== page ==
Having to stack merchandise up to the ceiling, however, is not.
That’s why Jake’s Memory Lane Comics recently moved from its too small and hard-to-find Oleander Drive spot to a new location on Market Street near Chopstix in the Market Station shopping center.
Jake Motsinger, who owns and operates the comic book store with his brother, Ben, said the additional 300 square feet they gained is what they needed. Originally the Motsingers hoped to open for Black Friday, but because of unexpected delays the new store opened in early December.
“We’ll have more space and more exposure for this place,” said Motsinger, 26.
He said the new store allows for more products – including apparel, statues and comics – to be sold.
The new location has less of a back room, which means more sales floor space. Restaurant-style tables also create a space for customers who are there to mingle as much as they are to shop.
Before moving, it was business as usual in the old, cramped store.
The Wednesday before Thanksgiving the Oleander Drive store was busy and neatly organized. A neon Batman sign beamed from the front window.
Customers, mostly men, floated in and out looking for the latest comic or to closely examine a statue.
Motsinger said shop employees try to create a welcoming atmosphere, including saying hello to each shopper who walks in the door and talking with them over coffee.
“In a typical comic shop, the only interaction is when you’re handing them money,” he said.
Wilmington is home to three comic book shops. Nerdvana Comix is located in The Cotton Exchange near the downtown
waterfront and Fanboys Comics is on South College Road.
John Jackson Miller, curator for Comichron – an organization that tracks comic sales and trends – and an author of several Star Wars comics, said it shouldn’t be surprising that there are multiple comic book shops in Wilmington.
“The industry is in really good shape,” Miller said.
He said overall comic sales, across all mediums including digital versions, amassed about $700 million last year.
Miller said there was a boom in comic shops in the early to-mid 1990s, but there was a burst in the market several years later. Stores with steady clientele and good sales survived. Others, Miller said, shuttered their doors.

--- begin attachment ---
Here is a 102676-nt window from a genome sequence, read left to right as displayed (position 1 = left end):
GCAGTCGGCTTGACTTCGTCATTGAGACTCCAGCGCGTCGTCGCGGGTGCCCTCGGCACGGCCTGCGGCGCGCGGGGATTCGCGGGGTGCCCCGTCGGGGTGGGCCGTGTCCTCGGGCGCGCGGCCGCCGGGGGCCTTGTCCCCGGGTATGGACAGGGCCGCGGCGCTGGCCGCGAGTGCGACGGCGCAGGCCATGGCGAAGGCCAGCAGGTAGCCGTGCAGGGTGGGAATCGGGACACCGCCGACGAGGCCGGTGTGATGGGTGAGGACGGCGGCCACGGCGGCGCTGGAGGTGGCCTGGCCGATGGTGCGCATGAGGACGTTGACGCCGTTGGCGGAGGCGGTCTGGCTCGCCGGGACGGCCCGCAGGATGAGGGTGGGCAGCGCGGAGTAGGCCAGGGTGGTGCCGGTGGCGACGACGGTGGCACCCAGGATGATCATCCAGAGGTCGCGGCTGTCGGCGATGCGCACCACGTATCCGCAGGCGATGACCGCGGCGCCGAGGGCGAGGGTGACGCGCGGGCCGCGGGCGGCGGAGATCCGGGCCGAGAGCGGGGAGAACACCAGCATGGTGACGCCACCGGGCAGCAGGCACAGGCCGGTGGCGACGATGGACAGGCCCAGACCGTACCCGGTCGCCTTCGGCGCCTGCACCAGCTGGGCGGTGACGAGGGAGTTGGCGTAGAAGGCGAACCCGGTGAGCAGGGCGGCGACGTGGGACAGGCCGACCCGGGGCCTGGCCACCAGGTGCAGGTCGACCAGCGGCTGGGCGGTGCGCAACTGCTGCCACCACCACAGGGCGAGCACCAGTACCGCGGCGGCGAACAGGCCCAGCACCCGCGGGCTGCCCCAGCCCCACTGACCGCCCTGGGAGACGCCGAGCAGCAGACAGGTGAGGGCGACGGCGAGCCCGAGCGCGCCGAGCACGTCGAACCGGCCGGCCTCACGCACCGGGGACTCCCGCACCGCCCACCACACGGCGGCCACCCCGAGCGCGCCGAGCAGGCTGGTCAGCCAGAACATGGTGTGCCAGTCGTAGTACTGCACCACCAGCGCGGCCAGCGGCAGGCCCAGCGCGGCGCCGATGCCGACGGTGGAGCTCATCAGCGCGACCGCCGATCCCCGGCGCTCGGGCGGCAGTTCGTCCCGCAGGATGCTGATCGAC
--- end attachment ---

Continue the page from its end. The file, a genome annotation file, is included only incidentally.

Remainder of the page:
Nerdvana’s 2012 opening was part of the nearly 4 percent increase in the number of comic book shops that opened last year, Miller said.
Nowadays, the nearly 10,000 stores in North America are selling any of the 500 different comics printed monthly.
Statistics don’t lie. Comics are popular across the board, Miller said.
“I’ve watched this market for 20 years professionally,” he said. “The last couple of years have been the healthiest couple of years I can remember.”
And comics have only gained popularity with the release of movies portraying Iron Man, Captain America, Hulk and Spider Man.
Miller said comics are something that anyone can get into at almost any time.
“There’s a bunch of different on-ramps,” he said. “It’s not just all one thing.”
In the past, readers had to start from the very beginning of a comic to fully understand the story line, but distributors have wised up. Multiple issues of the same comic are being packaged together in graphic novels as a way for readers to join the fandom whenever they want to, Miller said.
Any stigma associated with being a comic book lover is noted by Motsinger and Miller, but the stereotype is a thing of the past, they said.
“We get more and more women all the time now, which is cool,” Motsinger said.
He said the standard customers are men between the ages of 18 and 40. But, as comics have become mainstream, customers do not fit into a specific mold anymore.
“The entire culture of this is becoming cooler,” Motsinger said.
Caitlin Dineen: 343-2339
On Twitter: @CaitlinDineen